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Activist puts himself on the (front) line of Gaza’s fishing war

By Ben Lynfield

To view original article, published by MidEast Youth on the 3rd November, click here

Friday was a typical day at sea for Scottish pro-Palestinian activist Andrew Muncie, with Israeli machine gunfire raking the waters around the boat carrying him and the Palestinian fishermen whose cause he has embraced..

Mr. Muncie, 34, from Glasgow, Scotland is a non-violent participant in the little known battle off Gaza’s coast between the state of the art ships of the Middle East’s most powerful military and the rickety motor boats of Gaza’s fishing fleet.

On Friday, “there were three or four bursts in the general direction of our boat,” said Mr. Muncie, who makes his living as an online poker player. “In such a situation when we have cameras we start filming.”

“Two hours later, at around 1:00 pm, a large Israeli navy ship fired its water cannon against the boat for three or four minutes precisely when the fisherman were pulling in their nets.” Mr.Muncie added

Mr. Muncie said that the first incident occurred about 9 miles off the Gaza coast but that other boats he has been on have been stopped with Israeli machine gun fire as little as two or three miles off the coast. In response to a question for this article, Israeli army officials declined to specify what the fishing limit is.

The Israeli military says it takes action against the Gaza boats in order to thwart attempts to smuggle weapons and explosives into the Strip “Unfortunately, Gaza is turning more and more into a barrel of explosives, smuggled through the sea and through tunnels from Egypt,” says Israeli army spokeswoman Maj. Avital Leibovitch.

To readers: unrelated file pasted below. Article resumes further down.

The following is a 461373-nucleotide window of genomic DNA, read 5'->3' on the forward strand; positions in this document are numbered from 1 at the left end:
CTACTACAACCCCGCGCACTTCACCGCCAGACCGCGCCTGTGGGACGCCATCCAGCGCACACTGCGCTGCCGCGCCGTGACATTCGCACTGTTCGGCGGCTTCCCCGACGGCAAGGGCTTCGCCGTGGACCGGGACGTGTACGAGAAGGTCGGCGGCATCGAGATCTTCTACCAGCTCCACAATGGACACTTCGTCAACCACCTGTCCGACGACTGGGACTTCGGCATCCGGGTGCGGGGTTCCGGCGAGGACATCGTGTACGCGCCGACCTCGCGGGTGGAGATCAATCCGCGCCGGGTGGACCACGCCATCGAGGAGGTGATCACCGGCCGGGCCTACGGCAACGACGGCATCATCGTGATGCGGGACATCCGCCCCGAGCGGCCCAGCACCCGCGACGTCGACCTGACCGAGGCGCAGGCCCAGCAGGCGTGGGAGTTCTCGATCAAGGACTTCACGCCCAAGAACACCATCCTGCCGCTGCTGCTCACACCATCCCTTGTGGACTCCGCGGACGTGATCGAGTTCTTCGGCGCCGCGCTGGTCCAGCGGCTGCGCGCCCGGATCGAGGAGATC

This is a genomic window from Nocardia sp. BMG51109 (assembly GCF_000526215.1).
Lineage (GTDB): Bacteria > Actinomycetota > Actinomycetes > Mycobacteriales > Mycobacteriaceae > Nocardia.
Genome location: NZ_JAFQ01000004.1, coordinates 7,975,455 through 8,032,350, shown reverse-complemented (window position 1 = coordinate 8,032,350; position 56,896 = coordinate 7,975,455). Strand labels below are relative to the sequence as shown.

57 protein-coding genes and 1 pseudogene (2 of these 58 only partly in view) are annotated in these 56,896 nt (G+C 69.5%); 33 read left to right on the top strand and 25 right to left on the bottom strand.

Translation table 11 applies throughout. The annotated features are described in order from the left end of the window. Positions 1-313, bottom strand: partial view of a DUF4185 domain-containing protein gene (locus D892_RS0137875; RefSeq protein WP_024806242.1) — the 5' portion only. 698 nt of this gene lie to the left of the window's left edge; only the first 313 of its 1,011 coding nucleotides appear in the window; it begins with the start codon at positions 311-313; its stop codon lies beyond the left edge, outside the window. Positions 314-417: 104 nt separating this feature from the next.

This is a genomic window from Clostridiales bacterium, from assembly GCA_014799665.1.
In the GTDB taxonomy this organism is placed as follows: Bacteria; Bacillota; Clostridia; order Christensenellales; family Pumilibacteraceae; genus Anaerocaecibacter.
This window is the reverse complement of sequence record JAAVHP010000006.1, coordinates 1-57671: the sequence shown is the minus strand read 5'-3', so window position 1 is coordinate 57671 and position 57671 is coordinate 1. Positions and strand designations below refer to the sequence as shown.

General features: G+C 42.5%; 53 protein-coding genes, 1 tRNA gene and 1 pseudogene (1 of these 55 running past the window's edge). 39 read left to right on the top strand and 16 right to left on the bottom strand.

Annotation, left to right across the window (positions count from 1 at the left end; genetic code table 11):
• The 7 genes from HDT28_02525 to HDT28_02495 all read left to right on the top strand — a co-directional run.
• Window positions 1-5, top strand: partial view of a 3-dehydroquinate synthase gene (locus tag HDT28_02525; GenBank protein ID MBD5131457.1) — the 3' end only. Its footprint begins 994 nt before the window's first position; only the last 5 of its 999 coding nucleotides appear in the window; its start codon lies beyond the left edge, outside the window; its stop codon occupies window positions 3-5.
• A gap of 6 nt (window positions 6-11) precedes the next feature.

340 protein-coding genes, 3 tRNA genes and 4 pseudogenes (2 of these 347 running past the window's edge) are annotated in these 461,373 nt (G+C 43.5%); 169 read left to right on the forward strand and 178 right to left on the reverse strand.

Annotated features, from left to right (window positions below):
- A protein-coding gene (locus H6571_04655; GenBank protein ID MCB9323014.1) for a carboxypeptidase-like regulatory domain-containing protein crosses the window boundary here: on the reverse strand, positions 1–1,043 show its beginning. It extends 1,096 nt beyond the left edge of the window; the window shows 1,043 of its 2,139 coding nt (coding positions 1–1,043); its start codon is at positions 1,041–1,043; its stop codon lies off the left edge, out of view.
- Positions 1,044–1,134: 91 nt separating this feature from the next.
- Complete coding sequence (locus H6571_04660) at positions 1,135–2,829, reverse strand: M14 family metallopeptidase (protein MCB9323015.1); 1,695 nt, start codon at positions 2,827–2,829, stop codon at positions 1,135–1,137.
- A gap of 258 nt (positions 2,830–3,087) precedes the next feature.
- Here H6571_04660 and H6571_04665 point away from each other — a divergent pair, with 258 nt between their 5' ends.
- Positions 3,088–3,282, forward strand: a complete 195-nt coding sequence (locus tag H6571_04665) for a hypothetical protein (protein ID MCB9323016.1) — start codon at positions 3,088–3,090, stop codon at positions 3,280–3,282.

But Mr. Muncie and Israeli human rights groups say that Israel is harming fishermen who are simply trying to make a living. “Israel has the right to protect its population from threats but these measures have an impact on a greater population instead of those involved in attacks,” says Sarit Michaeli, spokeswoman of Israel’s B’tselem human rights group. “The impact of this, like other Israeli measures is to harm the economy. Fishermen can hardly leave shallow water before they are harassed.”

Maj. Leibovitch, the army spokeswoman, counters:“We have no intention to harm and do not act in a way to harm innocent people trying to make a living. The problem is with people smuggling explosives.”

Mr. Muncie is one of six volunteers affiliated with the pro-Palestinian International Solidarity Movement who escort fishermen. He arrived in Gaza in August from Cyprus on a boat that successfully—to his surprise—challenged the Israeli blockade of the Strip.He plans to stay in Gaza for another two months, he said.

One fisherman Mohammed Musleh, who was without foreign escort was seriously wounded in the leg by Israeli gunfire last month. “The Israeli soldiers and higher commanders are quite well aware they can shoot Palestinian civilians without any recourse and even without negative publicity,” Mr. Muncie says. “They are aware that the same doesn’t apply to foreigners like myself.”

“You see the soldiers on the boat with large machine guns opening fire. The feeling is they are firing at you and your heart jumps. But in retrospect I don’t believe they were trying to hit me because if they wanted to they would have done so.”

“All forms of non-violent resistance involve some calculated risk, what we do is a non-violent reaction to violent oppression and one has to accept these risks. The fishermen accept that they must face risks to just go about their jobs and feed their families. If they were to take no risks whatsoever they wouldn’t be able to fish at all, the Israelis would just push them further and further back to shore”

Mr. Muncie first became interested in the Palestinian issue in 2002 when a television report prompted him to find out more about the conflict and he “became aware there was a military occupation of several decades violating human rights and that it wasn’t two equal sides, it wasn’t a conventional military conflict.” He previously volunteered with ISM in the West Bank flashpoint of Hebron.

Maj. Leibovitch, the military spokeswoman, said that any explosives smuggled into Gaza would end up being used against Israeli civilians. “Unfortunately, our long and sad experience shows us there is no specific criteria for the average terrorist. It could be a fisherman, it could be a grandmother, it could be an educated scholar, it could be a woman who has a family. That’s why we suspect different angles of the population.”